Agreement and relationship between measures of absolute and relative intensity during walking: a systematic review with meta-regression

Warner, Ashley, Vanicek, Natalie, Benson, Amanda, Myers, Tony D. and Abt, Grant (2022) Agreement and relationship between measures of absolute and relative intensity during walking: a systematic review with meta-regression. PLoS ONE, 17 (11). pp. 1-20. ISSN 1932-6203

NU0153.pdf - Published Version
Available under License Creative Commons Attribution.

Download (1MB) | Preview


Introduction A metabolic equivalent (MET) is one of the most common methods used to objectively quantify physical activity intensity. Although the MET provides an ‘objective’ measure, it does not account for inter-individual differences in cardiorespiratory fitness. In contrast, ‘relative’ measures of physical activity intensity, such as heart rate reserve (HRR), do account for cardiorespiratory fitness. The purpose of this systematic review with meta-regression was to compare measures of absolute and relative physical activity intensity collected during walking. Methods A systematic search of four databases (SPORTDiscus, Medline, Academic Search Premier and CINAHL) was completed. Keyword searches were: (i) step* OR walk* OR strid* OR "physical activity"; (ii) absolute OR “absolute intensity” OR mets OR metabolic equivalent OR actigraph* OR acceleromet*; (iii) relative OR “relative intensity” OR "heart rate" OR "heart rate reserve" OR “VO2 reserve” OR VO2* OR “VO2 uptake” OR HRmax* OR metmax. Categories (i) to (iii) were combined using ‘AND;’ with studies related to running excluded. A Bayesian regression was conducted to quantify the relationship between METs and %HRR, with Bayesian logistic regression conducted to examine the classification agreement between methods. A modified Downs and Black scale incorporating 13 questions relative to cross-sectional study design was used to assess quality and risk of bias in all included studies. Results A total of 15 papers were included in the systematic review. A comparison of means between absolute (METs) and relative (%HRR, %HRmax, %VO2R, %VO2max, HRindex) values in 8 studies identified agreement in how intensity was classified (light, moderate or vigorous) in 60% of the trials. We received raw data from three authors, incorporating 3 studies and 290 participants. A Bayesian random intercept logistic regression was conducted to examine the agreement between relative and absolute intensity, showing agreement in 43% of all trials. Two studies had identical relative variables (%HRR) totalling 240 participants included in the Bayesian random intercept regression. The best performing model was a log-log regression, which showed that for every 1% increase in METs, %HRR increased by 1.12% (95% CI: 1.10 – 1.14). Specifically, the model predicts at the lower bound of absolute moderate intensity (3 METs), %HRR was estimated to be 33% (95%CI: 18 – 57) and at vigorous intensity (6 METs) %HRR was estimated to be 71% (38 – 100). Conclusion This study highlights the discrepancies between absolute and relative measures of physical activity intensity during walking, with large disagreement observed between methods and large variation in %HRR at a given MET. The large inter-individual differences associated with %HRR indicate the need for individualised physical activity guidelines and monitoring. As such, the measurement of relative intensity should be more highly prioritised as part of physical activity programmes and guidelines.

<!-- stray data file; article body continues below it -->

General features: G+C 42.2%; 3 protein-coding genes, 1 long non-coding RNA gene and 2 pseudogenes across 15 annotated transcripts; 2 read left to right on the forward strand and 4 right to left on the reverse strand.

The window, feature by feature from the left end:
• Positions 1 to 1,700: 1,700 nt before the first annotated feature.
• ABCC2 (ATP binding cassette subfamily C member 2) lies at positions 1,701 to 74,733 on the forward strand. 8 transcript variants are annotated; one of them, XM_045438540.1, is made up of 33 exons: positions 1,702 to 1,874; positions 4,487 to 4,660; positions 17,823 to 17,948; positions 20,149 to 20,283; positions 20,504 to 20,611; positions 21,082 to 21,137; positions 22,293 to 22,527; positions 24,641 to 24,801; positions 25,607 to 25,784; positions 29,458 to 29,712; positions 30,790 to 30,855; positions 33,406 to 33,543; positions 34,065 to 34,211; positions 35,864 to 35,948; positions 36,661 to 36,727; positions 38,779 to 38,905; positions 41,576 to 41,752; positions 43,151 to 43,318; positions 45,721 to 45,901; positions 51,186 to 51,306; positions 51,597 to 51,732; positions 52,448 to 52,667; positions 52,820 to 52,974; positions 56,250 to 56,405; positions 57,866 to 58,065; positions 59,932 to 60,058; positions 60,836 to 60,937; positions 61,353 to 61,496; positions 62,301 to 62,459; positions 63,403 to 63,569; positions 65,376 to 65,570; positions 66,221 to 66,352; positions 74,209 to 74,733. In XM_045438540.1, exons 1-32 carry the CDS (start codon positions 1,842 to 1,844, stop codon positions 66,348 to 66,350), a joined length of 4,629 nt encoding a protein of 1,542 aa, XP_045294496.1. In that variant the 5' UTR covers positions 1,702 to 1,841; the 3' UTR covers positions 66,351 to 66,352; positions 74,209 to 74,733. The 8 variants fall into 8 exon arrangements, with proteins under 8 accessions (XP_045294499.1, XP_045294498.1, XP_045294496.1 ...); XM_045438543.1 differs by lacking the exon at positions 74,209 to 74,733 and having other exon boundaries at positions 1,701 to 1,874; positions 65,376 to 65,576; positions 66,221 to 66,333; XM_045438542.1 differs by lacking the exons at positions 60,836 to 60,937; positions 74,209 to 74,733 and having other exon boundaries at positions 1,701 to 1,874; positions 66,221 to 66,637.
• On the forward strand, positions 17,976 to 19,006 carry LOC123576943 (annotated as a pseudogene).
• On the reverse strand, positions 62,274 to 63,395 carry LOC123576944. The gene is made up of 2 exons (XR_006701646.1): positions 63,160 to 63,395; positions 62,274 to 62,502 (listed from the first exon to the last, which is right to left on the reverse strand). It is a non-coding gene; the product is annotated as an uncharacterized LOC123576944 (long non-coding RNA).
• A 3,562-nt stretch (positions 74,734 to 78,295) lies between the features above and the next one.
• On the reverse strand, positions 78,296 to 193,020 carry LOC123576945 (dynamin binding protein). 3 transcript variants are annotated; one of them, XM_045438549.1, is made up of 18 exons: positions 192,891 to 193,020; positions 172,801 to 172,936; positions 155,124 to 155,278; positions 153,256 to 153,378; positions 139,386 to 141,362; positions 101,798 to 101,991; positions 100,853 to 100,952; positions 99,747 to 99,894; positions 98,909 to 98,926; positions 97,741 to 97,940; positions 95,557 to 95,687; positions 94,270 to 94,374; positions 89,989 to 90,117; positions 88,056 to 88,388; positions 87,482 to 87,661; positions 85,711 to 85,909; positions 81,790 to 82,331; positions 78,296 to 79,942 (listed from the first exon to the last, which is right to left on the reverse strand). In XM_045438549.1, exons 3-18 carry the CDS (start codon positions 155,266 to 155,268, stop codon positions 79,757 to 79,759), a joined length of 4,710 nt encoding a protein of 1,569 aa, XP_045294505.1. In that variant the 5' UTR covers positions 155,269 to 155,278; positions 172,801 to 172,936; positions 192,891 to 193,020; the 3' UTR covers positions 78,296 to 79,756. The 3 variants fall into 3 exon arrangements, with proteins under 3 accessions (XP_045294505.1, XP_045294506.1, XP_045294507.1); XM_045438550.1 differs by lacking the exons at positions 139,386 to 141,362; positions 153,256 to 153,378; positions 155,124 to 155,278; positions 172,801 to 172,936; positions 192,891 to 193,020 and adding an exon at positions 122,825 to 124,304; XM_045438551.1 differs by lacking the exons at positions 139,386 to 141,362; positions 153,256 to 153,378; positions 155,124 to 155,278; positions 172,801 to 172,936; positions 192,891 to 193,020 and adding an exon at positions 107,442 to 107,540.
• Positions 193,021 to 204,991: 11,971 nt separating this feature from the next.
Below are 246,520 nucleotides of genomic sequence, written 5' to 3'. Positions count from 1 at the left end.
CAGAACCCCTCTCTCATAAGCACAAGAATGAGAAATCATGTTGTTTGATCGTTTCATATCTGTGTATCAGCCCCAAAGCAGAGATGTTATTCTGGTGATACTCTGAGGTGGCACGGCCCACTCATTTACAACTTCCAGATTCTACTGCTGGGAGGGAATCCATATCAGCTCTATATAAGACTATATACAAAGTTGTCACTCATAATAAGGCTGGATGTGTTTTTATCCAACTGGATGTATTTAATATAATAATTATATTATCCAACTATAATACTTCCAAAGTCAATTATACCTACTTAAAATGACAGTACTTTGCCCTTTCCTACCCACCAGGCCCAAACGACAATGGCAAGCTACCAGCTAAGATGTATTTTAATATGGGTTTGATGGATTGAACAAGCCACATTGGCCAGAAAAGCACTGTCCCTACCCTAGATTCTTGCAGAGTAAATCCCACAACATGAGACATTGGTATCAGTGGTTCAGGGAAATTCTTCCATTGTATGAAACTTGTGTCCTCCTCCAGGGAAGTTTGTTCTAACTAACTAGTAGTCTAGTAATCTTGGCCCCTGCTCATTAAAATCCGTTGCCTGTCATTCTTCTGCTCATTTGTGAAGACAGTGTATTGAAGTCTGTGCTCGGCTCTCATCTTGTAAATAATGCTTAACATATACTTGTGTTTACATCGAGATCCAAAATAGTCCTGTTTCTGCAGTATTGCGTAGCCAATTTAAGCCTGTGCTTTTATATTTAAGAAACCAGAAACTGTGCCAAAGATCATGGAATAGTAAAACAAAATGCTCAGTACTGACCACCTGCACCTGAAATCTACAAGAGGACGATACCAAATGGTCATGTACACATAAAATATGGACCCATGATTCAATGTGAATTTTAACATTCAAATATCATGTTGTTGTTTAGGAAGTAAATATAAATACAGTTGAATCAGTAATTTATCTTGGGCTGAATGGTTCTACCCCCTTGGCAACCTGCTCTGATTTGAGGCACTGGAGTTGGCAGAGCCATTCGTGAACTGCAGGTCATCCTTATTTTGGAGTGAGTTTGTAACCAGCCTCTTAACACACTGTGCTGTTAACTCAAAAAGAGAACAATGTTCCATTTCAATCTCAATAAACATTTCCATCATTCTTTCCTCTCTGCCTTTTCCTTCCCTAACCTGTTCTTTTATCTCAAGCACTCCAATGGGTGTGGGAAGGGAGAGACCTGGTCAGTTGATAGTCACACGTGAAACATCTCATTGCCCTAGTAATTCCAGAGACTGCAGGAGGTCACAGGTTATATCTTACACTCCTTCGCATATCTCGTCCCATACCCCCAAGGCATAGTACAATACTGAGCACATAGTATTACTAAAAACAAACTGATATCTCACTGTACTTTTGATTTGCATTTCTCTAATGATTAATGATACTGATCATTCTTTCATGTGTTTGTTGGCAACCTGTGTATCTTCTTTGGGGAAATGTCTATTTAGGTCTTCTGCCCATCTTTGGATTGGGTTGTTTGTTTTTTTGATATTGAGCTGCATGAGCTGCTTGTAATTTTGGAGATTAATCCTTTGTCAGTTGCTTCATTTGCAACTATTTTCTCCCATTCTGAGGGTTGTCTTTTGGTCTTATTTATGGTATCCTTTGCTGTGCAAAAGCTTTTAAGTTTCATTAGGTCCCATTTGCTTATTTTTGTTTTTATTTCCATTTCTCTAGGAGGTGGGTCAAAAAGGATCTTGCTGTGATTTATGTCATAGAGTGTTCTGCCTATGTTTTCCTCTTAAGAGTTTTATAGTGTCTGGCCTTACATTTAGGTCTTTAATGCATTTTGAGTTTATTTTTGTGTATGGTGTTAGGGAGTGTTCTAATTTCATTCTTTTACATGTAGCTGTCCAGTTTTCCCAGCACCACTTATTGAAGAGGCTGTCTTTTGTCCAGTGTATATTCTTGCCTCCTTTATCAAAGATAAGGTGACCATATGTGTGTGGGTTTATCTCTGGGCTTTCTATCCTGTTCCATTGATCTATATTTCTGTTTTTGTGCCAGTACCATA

Item Type: Article
Divisions: Faculty of of Arts, Society and Professional Studies > Department of Health and Behavioural Sciences
Depositing User: Ms Hazel Barham
Date Deposited: 20 Oct 2022 09:34
Last Modified: 07 Nov 2022 10:36

Actions (login required)

Edit Item Edit Item